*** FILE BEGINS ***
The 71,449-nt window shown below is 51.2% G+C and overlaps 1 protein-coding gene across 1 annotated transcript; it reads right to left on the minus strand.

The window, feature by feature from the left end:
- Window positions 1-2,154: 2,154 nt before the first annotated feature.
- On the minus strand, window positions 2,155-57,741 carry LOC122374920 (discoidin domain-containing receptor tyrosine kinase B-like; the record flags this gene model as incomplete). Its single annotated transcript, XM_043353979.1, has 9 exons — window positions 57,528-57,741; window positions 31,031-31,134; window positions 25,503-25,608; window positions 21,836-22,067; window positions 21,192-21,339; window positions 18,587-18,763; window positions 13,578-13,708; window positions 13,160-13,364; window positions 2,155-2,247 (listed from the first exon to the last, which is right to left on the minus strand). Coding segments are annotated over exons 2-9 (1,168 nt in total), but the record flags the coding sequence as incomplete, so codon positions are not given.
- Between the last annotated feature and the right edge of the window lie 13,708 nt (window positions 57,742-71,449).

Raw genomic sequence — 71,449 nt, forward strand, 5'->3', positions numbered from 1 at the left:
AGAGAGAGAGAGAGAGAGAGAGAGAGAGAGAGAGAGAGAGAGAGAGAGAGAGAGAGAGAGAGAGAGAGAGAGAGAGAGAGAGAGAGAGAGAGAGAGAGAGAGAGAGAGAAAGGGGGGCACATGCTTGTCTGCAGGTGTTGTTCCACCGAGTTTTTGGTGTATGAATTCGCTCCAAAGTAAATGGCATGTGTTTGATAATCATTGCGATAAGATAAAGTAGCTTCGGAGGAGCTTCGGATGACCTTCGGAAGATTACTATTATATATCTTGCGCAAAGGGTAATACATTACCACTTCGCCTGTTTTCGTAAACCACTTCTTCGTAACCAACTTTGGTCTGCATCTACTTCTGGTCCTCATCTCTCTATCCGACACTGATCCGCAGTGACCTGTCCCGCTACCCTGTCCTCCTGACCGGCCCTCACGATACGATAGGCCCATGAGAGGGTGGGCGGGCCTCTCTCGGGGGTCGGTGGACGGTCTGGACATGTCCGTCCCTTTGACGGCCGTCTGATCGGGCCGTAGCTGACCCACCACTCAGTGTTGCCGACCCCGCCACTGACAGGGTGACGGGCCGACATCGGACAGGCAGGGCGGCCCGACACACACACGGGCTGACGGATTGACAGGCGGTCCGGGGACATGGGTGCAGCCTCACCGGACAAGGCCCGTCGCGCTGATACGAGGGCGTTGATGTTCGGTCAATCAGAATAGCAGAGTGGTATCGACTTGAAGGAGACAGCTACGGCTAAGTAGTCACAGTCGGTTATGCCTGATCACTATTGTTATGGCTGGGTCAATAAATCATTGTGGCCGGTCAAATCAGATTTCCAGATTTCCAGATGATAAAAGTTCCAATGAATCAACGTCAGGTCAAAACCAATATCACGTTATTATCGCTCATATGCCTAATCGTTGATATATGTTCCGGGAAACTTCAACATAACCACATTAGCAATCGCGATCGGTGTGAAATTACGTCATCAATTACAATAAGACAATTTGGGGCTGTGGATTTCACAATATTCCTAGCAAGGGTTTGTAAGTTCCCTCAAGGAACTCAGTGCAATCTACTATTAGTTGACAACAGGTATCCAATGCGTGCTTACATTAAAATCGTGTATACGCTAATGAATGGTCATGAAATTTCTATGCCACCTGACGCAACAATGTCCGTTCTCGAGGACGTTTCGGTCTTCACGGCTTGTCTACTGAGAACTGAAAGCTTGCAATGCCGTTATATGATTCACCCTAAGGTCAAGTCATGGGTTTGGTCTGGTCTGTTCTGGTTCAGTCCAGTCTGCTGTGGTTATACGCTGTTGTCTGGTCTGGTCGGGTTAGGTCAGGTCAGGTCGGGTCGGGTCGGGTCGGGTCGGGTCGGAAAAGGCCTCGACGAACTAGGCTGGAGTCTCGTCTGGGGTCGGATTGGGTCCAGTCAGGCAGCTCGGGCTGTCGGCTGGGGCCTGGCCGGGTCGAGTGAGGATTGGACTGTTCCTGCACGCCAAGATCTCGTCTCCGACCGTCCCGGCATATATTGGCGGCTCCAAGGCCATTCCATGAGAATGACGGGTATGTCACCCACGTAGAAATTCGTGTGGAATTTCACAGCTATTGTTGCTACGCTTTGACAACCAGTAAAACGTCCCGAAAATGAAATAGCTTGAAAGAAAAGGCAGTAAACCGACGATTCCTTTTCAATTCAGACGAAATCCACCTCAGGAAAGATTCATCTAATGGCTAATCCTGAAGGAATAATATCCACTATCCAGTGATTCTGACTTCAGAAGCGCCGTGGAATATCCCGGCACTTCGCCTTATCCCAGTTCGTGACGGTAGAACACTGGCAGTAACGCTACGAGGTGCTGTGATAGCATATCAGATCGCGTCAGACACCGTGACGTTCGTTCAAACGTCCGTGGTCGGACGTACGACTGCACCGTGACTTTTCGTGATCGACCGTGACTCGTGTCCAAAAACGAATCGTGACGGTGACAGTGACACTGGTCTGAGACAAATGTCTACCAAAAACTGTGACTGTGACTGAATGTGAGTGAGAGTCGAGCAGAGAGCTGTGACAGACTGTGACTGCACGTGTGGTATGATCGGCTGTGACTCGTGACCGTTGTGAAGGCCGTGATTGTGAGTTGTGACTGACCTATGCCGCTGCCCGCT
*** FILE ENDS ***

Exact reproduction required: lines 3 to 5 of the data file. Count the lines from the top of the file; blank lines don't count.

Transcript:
- Window positions 1-2,154: 2,154 nt before the first annotated feature.
- On the minus strand, window positions 2,155-57,741 carry LOC122374920 (discoidin domain-containing receptor tyrosine kinase B-like; the record flags this gene model as incomplete). Its single annotated transcript, XM_043353979.1, has 9 exons — window positions 57,528-57,741; window positions 31,031-31,134; window positions 25,503-25,608; window positions 21,836-22,067; window positions 21,192-21,339; window positions 18,587-18,763; window positions 13,578-13,708; window positions 13,160-13,364; window positions 2,155-2,247 (listed from the first exon to the last, which is right to left on the minus strand). Coding segments are annotated over exons 2-9 (1,168 nt in total), but the record flags the coding sequence as incomplete, so codon positions are not given.
- Between the last annotated feature and the right edge of the window lie 13,708 nt (window positions 57,742-71,449).